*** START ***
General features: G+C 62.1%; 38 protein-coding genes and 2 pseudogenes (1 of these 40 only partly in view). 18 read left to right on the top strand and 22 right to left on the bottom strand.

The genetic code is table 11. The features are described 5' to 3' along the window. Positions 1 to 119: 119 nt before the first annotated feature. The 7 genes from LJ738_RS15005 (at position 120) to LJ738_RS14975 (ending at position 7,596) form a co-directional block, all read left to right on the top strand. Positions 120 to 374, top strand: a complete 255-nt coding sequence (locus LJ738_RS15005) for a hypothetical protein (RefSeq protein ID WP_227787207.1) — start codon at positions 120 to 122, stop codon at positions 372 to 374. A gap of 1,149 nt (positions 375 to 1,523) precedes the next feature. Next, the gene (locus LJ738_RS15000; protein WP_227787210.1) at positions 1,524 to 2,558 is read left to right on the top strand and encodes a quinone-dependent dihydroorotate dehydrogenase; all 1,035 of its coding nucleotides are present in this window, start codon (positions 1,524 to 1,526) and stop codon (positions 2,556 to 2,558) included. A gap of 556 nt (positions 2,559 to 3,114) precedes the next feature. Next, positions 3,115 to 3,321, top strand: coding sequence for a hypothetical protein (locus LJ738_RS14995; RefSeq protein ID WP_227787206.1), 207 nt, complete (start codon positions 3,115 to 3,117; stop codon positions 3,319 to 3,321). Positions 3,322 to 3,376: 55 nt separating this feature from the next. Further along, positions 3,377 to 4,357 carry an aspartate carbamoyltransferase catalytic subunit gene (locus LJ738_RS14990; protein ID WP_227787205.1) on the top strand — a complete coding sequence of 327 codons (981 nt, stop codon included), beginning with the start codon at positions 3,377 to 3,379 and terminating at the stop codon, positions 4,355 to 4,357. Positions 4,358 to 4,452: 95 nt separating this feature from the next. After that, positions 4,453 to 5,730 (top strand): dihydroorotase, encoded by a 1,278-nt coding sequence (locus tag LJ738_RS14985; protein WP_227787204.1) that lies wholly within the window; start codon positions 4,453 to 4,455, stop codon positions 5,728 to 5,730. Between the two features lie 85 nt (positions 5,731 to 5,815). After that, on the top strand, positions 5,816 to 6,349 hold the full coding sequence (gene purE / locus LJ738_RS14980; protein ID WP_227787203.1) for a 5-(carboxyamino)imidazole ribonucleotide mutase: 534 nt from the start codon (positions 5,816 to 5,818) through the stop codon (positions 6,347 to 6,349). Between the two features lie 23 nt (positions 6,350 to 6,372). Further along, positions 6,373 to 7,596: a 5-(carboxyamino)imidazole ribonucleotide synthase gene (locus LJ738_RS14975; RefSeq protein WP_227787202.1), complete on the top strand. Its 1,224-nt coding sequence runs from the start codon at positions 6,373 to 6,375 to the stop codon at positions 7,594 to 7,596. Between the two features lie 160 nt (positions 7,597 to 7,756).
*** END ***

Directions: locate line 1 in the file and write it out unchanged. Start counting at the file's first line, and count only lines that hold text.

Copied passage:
General features: G+C 62.1%; 38 protein-coding genes and 2 pseudogenes (1 of these 40 only partly in view). 18 read left to right on the top strand and 22 right to left on the bottom strand.